By abandoning any effort to achieve Australia's carbon emissions reduction target agreed at the Paris climate change convention, the Morrison government has sought short-term political gain at the long-term expense of the planet, the nation and business. While this will be cause for celebration among the Turnbull-slayers and a victory for the Abbott-inspired insurgency that demanded as sharp as possible a contest with Labor on energy policy, it has rapidly escalated sovereign risk for business.
A week after Malcolm Turnbull's political assassination, major business organisations remained hopeful the Morrison government and/or the Shorten opposition would adopt as policy the National Energy Guarantee, or some such mechanism, to end the climate wars. As I explained last week, the removal of Turnbull as prime minister ensured that wherever Labor went on a legislative mechanism the Coalition would reposition to oppose it.
Labor now has no option other than to develop non-legislative energy policy measures to reduce electricity prices and emissions while achieving reliability. With the Morrison government's announced abandonment of the NEG and of any new legislation to reduce emissions, the Coalition has abandoned the Paris Agreement and any pretence of being serious about climate change.
Within the business community there will be climate change sceptics, deniers and advocates of the view that since Australia's carbon emissions are but a small part of global emissions we should not be seeking to reduce them at the cost of our competitiveness in fossil fuels. They can have those conversations at home, at dinner parties, restaurants and in public forums. It's a free country.
But if they take those views into board meetings and management committee meetings, they will not be discharging their fiduciary obligation of maximising shareholder value in their businesses. The corporate regulator – the Australian Securities and Investment Commission – has warned that directors who fail to account for climate change risks could be breaching their duties.
For example, company directors who approved the construction of a new coal-fired power station would be expected to take account of the risk of a future government mandatorily restricting its emissions. Since investments in coal-fired power stations are necessarily large and with long payback periods, directors who ignored these risks could find themselves in trouble with the regulator.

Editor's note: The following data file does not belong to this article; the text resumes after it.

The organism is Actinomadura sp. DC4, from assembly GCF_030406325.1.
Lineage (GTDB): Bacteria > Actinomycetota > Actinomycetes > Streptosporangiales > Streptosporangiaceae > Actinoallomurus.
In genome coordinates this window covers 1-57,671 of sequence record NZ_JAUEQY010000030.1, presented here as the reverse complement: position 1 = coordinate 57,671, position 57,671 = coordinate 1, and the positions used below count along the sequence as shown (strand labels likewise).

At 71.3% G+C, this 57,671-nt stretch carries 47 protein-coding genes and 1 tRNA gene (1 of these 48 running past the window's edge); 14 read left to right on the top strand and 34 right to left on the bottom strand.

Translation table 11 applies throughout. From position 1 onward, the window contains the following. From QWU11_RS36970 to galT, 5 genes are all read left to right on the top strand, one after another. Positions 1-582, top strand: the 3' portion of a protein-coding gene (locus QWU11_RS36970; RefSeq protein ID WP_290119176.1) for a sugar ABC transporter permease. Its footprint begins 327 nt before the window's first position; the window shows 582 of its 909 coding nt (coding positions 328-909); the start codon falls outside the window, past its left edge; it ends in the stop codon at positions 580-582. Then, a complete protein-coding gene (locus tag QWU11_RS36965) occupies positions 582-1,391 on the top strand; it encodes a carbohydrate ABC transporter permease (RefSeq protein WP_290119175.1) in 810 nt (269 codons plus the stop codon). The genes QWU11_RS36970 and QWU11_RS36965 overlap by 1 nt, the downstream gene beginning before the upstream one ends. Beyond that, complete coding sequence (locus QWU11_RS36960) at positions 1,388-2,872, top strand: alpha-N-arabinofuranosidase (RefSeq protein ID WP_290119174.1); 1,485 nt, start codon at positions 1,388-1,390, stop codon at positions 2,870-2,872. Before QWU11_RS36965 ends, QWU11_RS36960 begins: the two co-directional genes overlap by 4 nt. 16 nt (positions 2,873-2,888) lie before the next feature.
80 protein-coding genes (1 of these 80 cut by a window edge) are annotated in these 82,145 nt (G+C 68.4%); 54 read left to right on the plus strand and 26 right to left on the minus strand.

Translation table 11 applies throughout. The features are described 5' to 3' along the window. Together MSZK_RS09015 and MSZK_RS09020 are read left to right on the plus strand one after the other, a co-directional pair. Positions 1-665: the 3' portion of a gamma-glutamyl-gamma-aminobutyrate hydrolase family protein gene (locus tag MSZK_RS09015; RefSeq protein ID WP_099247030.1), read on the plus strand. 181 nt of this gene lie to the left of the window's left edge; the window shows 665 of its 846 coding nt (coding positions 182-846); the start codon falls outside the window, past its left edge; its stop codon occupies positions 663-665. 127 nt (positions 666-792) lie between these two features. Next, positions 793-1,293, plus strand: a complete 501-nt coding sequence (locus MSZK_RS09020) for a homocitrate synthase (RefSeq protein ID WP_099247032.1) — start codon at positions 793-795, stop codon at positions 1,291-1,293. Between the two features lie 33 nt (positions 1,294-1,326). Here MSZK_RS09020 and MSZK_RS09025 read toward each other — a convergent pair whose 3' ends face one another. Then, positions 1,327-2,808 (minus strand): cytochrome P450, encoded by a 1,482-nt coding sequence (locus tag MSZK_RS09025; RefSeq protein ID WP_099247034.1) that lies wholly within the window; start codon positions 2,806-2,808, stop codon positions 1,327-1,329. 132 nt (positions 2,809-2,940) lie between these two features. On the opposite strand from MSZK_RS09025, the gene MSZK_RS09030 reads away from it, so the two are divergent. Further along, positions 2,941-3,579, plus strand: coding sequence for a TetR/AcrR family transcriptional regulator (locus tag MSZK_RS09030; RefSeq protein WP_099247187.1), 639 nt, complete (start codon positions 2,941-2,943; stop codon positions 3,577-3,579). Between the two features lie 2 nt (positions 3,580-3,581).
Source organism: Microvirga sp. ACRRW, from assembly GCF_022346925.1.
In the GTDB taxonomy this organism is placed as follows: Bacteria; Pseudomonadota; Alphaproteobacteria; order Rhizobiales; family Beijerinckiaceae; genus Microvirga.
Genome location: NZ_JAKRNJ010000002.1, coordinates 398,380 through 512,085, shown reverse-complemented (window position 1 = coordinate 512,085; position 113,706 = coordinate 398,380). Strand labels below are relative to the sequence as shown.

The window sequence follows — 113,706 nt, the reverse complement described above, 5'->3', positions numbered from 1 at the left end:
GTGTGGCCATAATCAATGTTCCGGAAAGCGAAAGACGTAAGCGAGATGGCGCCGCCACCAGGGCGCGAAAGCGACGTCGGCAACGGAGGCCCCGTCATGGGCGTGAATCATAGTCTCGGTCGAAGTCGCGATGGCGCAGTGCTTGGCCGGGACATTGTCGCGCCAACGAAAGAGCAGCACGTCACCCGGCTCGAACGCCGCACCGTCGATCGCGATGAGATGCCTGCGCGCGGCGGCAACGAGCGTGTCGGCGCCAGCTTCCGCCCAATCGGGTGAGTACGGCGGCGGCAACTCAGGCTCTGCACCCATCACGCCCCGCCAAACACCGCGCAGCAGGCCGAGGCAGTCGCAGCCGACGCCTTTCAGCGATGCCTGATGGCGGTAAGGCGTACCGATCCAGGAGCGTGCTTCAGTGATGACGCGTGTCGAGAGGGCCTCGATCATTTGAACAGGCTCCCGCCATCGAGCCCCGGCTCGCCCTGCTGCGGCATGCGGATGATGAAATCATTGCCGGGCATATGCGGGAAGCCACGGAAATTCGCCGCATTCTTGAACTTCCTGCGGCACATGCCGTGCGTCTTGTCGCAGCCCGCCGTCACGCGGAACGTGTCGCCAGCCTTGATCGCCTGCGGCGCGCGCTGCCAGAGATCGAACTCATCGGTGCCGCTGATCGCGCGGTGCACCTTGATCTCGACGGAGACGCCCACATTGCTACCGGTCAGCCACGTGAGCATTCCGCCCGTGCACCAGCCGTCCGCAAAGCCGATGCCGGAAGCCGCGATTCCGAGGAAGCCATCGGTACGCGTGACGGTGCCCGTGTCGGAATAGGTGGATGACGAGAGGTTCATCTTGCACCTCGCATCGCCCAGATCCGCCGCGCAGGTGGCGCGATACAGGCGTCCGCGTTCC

Similarly, managers and directors of businesses that use large amounts of electricity in their production processes might dispute the science of climate change but there is no chance of it being disproved. They might argue, as many Coalition parliamentarians do, there should be no subsidies for renewable energy and the market should be left to fix the looming shortage of generating capacity.
Let's think that through. The way the market fixes supply shortages is through lifting prices. In response to sharply rising prices, private electricity generators would come forward and install new electricity-generating capacity. Opponents of subsidies for renewables are really arguing for higher electricity prices.
Yet politicians have demonstrated they don't like sharp increases in electricity prices – because it costs them votes and quite possibly, government. In the absence of allowing the market to hike electricity prices, governments must intervene. They could do so in a multitude of ways.
One is prime ministerial candidate Peter Dutton's proposal to take the GST off electricity bills – an idea borrowed from Kim Beazley's proposed GST rollback of 2001. The states have indicated they wouldn't see the funny side of that, since they would lose $7.5 billion in GST revenue over four years.
Another is the proposal of some Nationals and conservative Liberals for taxpayers to fund a new, publicly owned coal-fired power station. But, in addition to the associated sovereign risk, the fuel costs of a coal-fired power station are much greater than the minuscule operating costs of renewable energy. Bizarrely, taxpayers would be expected to continue forking out every year to keep their electricity prices down.
The capital costs, running costs and sovereign risk associated with renewable energy sources are all lower than those of coal-fired generators. But a legacy problem is that Australia's eastern electricity grid system is built on its coalfields, while eastern Australia has world beating solar and wind sites.
Unavoidably, we will have to shift the grid towards these sites. With pump storage from Turnbull's taxpayer-subsidised Snowy Hydro 2.0 and other, smaller commercially viable sites, we will be able to achieve the trifecta of lower prices, lower emissions and greater reliability.
There is a solution to Australia's energy crisis. It's hiding in plain sight. If only the Coalition would take a dose of reality and accept we live in a carbon-constrained world.